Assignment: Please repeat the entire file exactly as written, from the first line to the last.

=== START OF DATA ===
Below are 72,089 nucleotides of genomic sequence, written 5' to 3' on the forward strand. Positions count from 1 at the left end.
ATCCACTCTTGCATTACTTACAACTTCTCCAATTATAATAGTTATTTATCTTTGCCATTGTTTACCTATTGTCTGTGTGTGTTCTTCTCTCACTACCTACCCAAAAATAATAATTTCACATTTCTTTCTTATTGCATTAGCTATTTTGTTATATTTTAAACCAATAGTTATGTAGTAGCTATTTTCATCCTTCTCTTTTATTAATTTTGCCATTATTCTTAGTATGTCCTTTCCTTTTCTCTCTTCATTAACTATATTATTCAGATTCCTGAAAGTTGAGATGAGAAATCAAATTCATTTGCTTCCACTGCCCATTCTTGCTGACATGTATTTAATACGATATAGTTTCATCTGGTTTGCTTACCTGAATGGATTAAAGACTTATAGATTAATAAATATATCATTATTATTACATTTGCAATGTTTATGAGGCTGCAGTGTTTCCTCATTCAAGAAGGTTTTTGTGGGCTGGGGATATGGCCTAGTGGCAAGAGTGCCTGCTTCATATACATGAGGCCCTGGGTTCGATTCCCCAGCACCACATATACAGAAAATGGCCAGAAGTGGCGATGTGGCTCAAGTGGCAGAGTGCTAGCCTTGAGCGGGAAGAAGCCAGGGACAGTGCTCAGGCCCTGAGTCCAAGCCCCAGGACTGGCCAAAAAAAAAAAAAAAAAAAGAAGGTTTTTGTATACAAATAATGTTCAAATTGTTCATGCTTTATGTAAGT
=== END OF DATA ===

Below are 72,089 nucleotides of genomic sequence, written 5' to 3' on the forward strand. Positions count from 1 at the left end.
ATCCACTCTTGCATTACTTACAACTTCTCCAATTATAATAGTTATTTATCTTTGCCATTGTTTACCTATTGTCTGTGTGTGTTCTTCTCTCACTACCTACCCAAAAATAATAATTTCACATTTCTTTCTTATTGCATTAGCTATTTTGTTATATTTTAAACCAATAGTTATGTAGTAGCTATTTTCATCCTTCTCTTTTATTAATTTTGCCATTATTCTTAGTATGTCCTTTCCTTTTCTCTCTTCATTAACTATATTATTCAGATTCCTGAAAGTTGAGATGAGAAATCAAATTCATTTGCTTCCACTGCCCATTCTTGCTGACATGTATTTAATACGATATAGTTTCATCTGGTTTGCTTACCTGAATGGATTAAAGACTTATAGATTAATAAATATATCATTATTATTACATTTGCAATGTTTATGAGGCTGCAGTGTTTCCTCATTCAAGAAGGTTTTTGTGGGCTGGGGATATGGCCTAGTGGCAAGAGTGCCTGCTTCATATACATGAGGCCCTGGGTTCGATTCCCCAGCACCACATATACAGAAAATGGCCAGAAGTGGCGATGTGGCTCAAGTGGCAGAGTGCTAGCCTTGAGCGGGAAGAAGCCAGGGACAGTGCTCAGGCCCTGAGTCCAAGCCCCAGGACTGGCCAAAAAAAAAAAAAAAAAAAGAAGGTTTTTGTATACAAATAATGTTCAAATTGTTCATGCTTTATGTAAGT